OEM's typically use some sort of ball connector and/or flexible bellows to accomodate a greater degree of production tolerance that allows acceptable fitment of a greater number of parts on an assembly line...it only takes a few uninstallable parts to kill an inline manufacturing line and bring it to a standstill.

Most aftermarket parts are built using a smaller batch process, which devotes more time per unit to craft the desired outcome...the cost of this slower process is obviously included in the price of the header and passed on to the consumer.


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toddoky
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PostPosted: Tue Mar 26, 2013 2:30 pm    Post subject: Reply with quote

I did a quick search online and found this photo of a Torca clamp being used in a stock OE application (Dodge Viper)directly behind the catalytic converter. If Chrysler is comfortable using these clamps at the temperatures produced from a catalytic converter, you should feel at ease to use them anywhere in a non-catalyzed aftermarket system.

V-bands are also fine, they just provide an edge to catch on should they come in contact with the ground or with something that gets run over.
If you can tuck them up under the frame completely, I feel confident in using them as well.


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rigid
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PostPosted: Sun Apr 28, 2013 2:21 pm    Post subject: Reply with quote

Can you post some pictures of the mild steel versions sealing face? It looks from the pictures on the first page that you are tack welding them on the outside. Are you pushing the tube through the flange, welding it, then grinding the welds down? Does it leave a raised ring? I've had some problems with headers like that sealing (including some hooker block huggers). That also makes it a real pain to find gaskets that will work (factory GM's won't work, Fel-pro's inside diameter is too big, ect).

I noticed the stainless ones are completely flat, just curious about the mild steel ones.

thanks.


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toddoky
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PostPosted: Sun Apr 28, 2013 8:02 pm    Post subject: Reply with quote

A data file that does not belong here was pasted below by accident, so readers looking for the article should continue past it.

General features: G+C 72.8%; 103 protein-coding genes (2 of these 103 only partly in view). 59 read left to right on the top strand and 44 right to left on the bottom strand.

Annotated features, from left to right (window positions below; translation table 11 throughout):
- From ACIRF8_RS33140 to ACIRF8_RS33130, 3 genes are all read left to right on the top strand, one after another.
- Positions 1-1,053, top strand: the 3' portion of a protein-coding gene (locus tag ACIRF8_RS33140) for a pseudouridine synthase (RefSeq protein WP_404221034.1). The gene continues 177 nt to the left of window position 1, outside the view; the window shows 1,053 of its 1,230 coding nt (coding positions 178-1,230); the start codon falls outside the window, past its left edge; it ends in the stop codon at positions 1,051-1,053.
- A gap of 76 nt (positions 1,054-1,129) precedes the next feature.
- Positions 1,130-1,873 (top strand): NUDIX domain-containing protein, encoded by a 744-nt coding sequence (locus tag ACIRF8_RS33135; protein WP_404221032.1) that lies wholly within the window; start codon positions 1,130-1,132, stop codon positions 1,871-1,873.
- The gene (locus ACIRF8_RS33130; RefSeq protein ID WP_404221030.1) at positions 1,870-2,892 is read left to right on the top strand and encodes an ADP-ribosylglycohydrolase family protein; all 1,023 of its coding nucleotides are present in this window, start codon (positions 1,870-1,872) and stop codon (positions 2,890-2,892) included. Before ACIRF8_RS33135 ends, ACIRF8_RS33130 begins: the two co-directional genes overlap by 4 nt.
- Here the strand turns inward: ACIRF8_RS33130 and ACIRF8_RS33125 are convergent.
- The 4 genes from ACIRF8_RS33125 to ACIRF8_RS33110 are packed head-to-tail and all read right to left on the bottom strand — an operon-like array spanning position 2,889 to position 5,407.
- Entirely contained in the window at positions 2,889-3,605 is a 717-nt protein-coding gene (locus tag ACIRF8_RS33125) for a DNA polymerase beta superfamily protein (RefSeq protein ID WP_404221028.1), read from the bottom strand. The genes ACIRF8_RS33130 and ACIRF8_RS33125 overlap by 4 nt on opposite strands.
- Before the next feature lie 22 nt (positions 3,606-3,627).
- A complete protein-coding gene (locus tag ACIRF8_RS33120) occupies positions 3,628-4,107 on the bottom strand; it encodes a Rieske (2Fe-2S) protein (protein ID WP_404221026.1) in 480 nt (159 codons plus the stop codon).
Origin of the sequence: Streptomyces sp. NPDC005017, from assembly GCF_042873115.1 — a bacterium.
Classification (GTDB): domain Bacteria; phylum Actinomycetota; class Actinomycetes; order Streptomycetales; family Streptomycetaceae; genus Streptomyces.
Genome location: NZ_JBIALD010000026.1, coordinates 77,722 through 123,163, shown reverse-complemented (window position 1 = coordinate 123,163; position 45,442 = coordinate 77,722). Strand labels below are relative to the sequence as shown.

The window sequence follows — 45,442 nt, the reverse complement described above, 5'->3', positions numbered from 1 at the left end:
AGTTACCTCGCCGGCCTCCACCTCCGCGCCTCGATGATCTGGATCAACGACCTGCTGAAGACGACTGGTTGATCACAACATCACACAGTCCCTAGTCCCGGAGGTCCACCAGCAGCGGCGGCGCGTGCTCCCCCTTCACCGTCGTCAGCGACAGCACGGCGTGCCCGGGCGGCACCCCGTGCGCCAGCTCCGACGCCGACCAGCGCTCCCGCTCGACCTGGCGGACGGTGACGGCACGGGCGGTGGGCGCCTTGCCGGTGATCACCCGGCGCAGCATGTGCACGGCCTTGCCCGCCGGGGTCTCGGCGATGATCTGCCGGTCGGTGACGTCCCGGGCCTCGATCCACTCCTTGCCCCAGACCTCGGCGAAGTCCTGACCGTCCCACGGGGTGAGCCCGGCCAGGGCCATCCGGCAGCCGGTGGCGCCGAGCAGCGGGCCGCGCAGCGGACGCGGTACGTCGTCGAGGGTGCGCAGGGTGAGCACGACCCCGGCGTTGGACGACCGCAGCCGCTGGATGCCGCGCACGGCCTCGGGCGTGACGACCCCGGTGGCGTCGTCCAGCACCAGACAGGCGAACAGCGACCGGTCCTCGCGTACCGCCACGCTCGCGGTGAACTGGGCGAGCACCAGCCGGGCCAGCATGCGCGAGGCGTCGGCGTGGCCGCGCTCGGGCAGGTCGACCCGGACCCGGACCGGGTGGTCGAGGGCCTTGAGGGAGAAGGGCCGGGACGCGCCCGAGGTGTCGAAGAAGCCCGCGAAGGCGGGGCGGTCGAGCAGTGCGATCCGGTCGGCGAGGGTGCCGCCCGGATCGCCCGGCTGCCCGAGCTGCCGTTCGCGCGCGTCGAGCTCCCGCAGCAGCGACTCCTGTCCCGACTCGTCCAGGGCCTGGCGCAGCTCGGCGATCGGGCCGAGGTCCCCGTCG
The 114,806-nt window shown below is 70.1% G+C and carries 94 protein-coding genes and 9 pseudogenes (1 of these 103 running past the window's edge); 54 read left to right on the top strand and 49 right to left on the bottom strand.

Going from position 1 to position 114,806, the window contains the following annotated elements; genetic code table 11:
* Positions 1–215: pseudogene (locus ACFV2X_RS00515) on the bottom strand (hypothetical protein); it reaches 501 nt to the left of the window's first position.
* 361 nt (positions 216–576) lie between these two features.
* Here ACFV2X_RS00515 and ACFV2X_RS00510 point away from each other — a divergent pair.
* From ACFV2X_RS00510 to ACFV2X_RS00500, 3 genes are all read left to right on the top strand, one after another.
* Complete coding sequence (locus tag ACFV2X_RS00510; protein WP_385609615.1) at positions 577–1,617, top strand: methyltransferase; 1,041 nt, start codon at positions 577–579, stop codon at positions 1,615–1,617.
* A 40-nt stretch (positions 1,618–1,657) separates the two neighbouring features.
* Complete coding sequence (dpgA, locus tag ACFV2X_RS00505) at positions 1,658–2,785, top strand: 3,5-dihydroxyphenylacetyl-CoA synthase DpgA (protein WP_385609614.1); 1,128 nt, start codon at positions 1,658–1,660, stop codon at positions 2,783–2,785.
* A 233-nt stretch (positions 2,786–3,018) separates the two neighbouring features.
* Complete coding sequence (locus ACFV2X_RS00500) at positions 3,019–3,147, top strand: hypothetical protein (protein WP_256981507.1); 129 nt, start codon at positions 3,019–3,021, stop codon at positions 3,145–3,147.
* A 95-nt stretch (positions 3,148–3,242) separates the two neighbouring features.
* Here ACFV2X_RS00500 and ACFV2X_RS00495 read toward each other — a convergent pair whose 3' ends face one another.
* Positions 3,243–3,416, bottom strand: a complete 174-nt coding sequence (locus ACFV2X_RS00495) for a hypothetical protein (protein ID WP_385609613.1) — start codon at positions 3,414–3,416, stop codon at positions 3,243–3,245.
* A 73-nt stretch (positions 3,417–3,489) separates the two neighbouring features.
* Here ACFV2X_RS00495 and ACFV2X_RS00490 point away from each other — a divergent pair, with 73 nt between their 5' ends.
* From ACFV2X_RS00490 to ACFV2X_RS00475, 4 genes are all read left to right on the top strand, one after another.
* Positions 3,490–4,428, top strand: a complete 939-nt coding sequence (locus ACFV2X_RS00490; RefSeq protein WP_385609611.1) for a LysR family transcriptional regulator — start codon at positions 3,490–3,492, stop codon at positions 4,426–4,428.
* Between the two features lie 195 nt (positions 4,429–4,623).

Good question Rigid...the tubes are extended through the flange
to a distance of 1/16" from the sealing surface using spacing shims and then stitch welded with the 3/4" long welds you mention on the outside of the flange to hold everything in place. The header is then removed from the fixture and the ports are fully TIG welded within the 1/16" margin produced by the shims, so no post-weld grinding or surfacing is need. It really produces a nice flat surface that just about any gasket will seal against.


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rigid
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PostPosted: Sun Apr 28, 2013 8:40 pm    Post subject: Reply with quote

Thanks for responding on a weekend. They look like they hang a bit lower than my current ones, but I'll buy a set and try them out.


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toddoky
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PostPosted: Sun Apr 28, 2013 8:54 pm    Post subject: Reply with quote

No problem, I get notifications sent to my yahoo email when someone posts something to the Hooker threads so I can answer questions if they happen to pop up on the weekends...Blane runs around Bowling Green KY, with his 240 without issue on the ground clearance, so unless your car is crazy low you'll have the same experience.


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rigid
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PostPosted: Sun May 05, 2013 3:01 pm    Post subject: Reply with quote

I got the headers in. They look good and have flat flanges like I wanted. I do have a question about gaskets. I noticed in the instructions it says the stainless headers are made to be used with stock GM gaskets. Is there a reason the mild steel versions would need a different gasket? Is it due to the flange stiffness not being able to compress the multi-layer GM gaskets? What material are the gaskets they come with made from? Are they fiber core laminate?

I've got 3 different sets of gaskets here I could use, I just want to use the best sealing and longest lasting set. Besides the set that came with the headers I have a new set of factory GM gaskets and some steel core laminate fel-pro gaskets.

I would have to say the fasteners that came with these are much better than the last set of hooker headers I bought. These are nice flange head cap screws.


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brewster240
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PostPosted: Sun May 05, 2013 4:09 pm    Post subject: Reply with quote

the stainless use a completely different flange than the other style.